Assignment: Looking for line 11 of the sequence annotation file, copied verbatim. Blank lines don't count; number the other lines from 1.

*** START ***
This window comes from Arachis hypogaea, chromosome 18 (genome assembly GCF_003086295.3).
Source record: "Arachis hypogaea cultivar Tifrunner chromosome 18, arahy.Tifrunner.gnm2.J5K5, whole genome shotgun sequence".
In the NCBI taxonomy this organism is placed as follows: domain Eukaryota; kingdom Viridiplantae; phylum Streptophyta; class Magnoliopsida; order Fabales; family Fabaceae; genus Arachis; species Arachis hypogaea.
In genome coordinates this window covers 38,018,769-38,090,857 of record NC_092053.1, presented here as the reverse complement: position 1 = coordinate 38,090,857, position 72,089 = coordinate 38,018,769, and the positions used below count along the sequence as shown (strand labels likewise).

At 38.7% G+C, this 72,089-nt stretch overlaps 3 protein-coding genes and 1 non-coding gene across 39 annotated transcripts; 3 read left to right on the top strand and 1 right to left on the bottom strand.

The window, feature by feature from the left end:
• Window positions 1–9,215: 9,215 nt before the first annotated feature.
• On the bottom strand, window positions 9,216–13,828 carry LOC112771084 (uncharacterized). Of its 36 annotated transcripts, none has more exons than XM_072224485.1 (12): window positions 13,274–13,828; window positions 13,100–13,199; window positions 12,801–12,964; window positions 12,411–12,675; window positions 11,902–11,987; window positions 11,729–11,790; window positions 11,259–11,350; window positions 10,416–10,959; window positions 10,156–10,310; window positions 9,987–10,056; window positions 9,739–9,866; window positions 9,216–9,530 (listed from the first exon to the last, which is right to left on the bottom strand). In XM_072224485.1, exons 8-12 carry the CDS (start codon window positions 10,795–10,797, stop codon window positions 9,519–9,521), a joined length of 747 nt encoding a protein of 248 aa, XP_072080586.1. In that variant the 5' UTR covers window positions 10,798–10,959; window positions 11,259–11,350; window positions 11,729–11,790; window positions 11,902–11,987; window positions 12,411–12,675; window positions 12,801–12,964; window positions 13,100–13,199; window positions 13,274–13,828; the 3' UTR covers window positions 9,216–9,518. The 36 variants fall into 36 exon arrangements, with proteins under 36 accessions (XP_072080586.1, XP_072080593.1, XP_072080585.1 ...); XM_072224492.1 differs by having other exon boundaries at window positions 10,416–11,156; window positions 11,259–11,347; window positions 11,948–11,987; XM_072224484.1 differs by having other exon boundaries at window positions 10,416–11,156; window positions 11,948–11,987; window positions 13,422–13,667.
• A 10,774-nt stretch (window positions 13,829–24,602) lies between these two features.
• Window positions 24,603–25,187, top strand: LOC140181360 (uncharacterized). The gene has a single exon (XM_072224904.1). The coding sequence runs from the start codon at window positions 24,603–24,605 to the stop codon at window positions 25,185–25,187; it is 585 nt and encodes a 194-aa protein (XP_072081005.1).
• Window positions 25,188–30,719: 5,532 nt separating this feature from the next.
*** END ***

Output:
• Window positions 25,188–30,719: 5,532 nt separating this feature from the next.